Long days at the nursery

By Bao Thien, Thanh Nien News

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Children at a kindergarten in Binh Duong Province. They usually have to stay until midnight to wait for their worker parents.to pick them up Photo by Bao Thien

"Ms. Thuy's Kindergarten," as it is known around the neighborhood, was crowded with children before the first light of day.
Some cried, some were still asleep and few expressed any excitement for a new school day.
Hang, a baby girl of one and a half years old, came first.
She was sleeping on the baby chair in the front of the motorbike when her mother stopped and picked her up, which startled her and caused her to drop the sticky rice she was holding.
She cried like she did every day she arrived at the nursery, although she has been in the routine for a year now.
Her mother bent to pick up the sticky rice, handing the child to Thuy. She only had time to scold the baby for making her late, and not for a goodbye.
Thuy was trying to calm Hang down when five other babies arrived and she had to leave Hang for a girl of seven months old who was still sleeping. That made Hang cry again, inspiring other babies to do the same.
It’s a common story for many children of migrant workers in the industrial province Binh Duong, which neighbors Ho Chi Minh City. Some have to be at school at around 5 in the morning and others stay until midnight due to their parents’ strict schedule.
Thuy said companies in the area have tightened their punctuation policies recently, and now fine workers VND200,000-300,000 for every one minute late.
“That’s why most parents leave immediately after dropping off their children, and only call to check on them during lunch break,” she said.
Thuy is in charge of 12 workers' babies at Vietnam-Singapore Industrial Zone. Most of them have been sent there since six months old. Vietnam’s maternity leave was raised to six months from four months last May.
Hers is a home nursery and an unregistered private one, as the ones getting government permits cannot afford to open for such a wide timeframe and few public nurseries receive babies below one and a half years old.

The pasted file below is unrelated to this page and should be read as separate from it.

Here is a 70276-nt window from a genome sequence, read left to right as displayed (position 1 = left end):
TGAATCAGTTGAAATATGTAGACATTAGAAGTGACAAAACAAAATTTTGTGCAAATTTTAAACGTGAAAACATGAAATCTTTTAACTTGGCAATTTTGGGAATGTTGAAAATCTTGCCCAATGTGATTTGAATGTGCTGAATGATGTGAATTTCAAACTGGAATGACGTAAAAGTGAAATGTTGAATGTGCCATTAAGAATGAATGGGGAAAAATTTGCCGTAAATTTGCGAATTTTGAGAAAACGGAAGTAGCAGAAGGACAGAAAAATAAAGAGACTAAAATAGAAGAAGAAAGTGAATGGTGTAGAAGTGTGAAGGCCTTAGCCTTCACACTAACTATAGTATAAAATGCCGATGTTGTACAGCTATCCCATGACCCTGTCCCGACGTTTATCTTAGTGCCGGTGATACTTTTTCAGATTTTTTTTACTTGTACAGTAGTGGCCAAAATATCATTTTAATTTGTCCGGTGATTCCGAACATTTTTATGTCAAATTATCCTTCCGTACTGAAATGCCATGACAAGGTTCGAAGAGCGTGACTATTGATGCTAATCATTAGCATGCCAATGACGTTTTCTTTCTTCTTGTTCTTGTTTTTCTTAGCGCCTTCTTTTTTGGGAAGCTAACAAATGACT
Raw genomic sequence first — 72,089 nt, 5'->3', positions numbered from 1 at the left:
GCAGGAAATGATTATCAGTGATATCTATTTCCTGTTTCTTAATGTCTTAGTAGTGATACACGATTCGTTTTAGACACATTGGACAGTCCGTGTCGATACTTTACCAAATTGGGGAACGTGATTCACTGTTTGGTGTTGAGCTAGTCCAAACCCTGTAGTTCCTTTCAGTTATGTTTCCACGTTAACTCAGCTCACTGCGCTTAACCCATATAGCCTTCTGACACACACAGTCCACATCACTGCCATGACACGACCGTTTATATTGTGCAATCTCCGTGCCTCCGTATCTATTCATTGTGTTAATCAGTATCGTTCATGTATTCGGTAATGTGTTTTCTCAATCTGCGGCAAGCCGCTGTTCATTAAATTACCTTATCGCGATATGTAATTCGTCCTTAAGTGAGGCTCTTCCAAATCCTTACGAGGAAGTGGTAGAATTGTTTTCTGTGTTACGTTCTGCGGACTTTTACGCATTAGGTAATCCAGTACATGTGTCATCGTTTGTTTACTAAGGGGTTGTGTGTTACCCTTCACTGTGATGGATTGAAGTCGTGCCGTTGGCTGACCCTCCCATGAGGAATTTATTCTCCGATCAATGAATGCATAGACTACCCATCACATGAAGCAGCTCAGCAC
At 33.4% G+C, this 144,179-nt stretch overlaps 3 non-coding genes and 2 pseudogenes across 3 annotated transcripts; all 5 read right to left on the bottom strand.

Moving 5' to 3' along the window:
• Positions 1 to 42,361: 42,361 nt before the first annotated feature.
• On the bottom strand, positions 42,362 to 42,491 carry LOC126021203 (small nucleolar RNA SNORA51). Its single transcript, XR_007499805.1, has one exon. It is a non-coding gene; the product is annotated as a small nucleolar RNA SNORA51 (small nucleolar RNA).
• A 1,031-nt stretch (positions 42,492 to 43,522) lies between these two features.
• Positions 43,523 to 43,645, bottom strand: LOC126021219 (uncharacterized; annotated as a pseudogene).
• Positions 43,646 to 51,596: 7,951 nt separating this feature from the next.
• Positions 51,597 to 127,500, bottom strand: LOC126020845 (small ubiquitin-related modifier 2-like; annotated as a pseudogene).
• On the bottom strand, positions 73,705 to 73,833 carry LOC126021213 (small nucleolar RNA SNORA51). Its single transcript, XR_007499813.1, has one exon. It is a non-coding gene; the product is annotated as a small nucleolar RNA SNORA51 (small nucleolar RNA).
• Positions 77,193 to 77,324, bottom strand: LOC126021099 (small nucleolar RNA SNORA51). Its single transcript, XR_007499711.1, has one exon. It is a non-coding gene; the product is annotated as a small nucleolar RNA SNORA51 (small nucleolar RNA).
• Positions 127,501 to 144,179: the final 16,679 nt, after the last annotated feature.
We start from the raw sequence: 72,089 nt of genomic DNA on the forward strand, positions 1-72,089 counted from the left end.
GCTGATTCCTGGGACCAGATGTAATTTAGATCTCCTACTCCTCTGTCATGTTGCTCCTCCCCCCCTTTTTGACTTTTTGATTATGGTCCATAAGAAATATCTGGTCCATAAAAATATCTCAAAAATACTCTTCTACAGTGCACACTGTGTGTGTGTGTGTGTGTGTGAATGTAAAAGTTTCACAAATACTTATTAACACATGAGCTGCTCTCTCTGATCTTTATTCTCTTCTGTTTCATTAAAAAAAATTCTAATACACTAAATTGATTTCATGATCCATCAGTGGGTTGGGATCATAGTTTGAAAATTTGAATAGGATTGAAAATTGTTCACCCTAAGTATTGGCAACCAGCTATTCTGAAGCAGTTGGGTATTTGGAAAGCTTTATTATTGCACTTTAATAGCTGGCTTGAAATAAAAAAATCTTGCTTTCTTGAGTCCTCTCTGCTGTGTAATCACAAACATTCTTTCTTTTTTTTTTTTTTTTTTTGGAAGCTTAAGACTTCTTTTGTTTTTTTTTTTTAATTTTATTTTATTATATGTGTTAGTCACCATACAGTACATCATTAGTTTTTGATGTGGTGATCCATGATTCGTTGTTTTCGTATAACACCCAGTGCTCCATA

It is cleaner and larger than others of its kind in the area, and thus charges top prices of VND900,000-1.2 million (US$42.68-56.91) a month.
Babies below one year old will be charged more as she has to cook their breakfast and lunch, and dinner as well if their parents have to cover extra shifts.
Extra hours are charged VND8,000 each, and she usually only closes at 11 p.m.
Most companies at the industrial zone divide their staffs into two shifts, from 6 a.m. to 2 p.m. and from 2 p.m. to 10 p.m. But on Friday and Saturday, the shifts are extended to 6 a.m.- 6 p.m., and 6 p.m. to 6 a.m. the next day.
And anytime their parents go to work, the children have to be at school.
Nguyen Thi Linh, a worker at Fashion Line Company at the park, said the company used to pay VND4,000 for each extra hour, and no one was interested in working extra then.
But it has changed policy to pay on extra products, and she sometimes could earn VND50,000 an extra hour, so she had to accept to leave her child to make more money.
She started sending her 2-year-old baby to Thuy’s since the baby was six months old.
There are many nurseries like Thuy’s in the area.
At a nursery run by Ms. Nam in the province, some children could be seen standing at the door in tears near midnight, waiting for their parents, who work the second shift.
Among them are Minh, 3, and his 2-year-old sister Na.
Their parents moved to the province in February to escape poverty in their hometown in the central mountainous province of Nghe An.
When they don’t have extra shifts, the father runs a xe om (taxi motorbike) service while the mother washes dishes at restaurants. So the children have to wait almost every day.
Nam said her opening hours are supposed to last until 11 p.m. but Minh and Na are usually picked up early the next day.
She charges VND500,000 a month, no matter how many extra hours, and only receives a maximum of six children due to space limitations, although many worker parents want to leave their children there.

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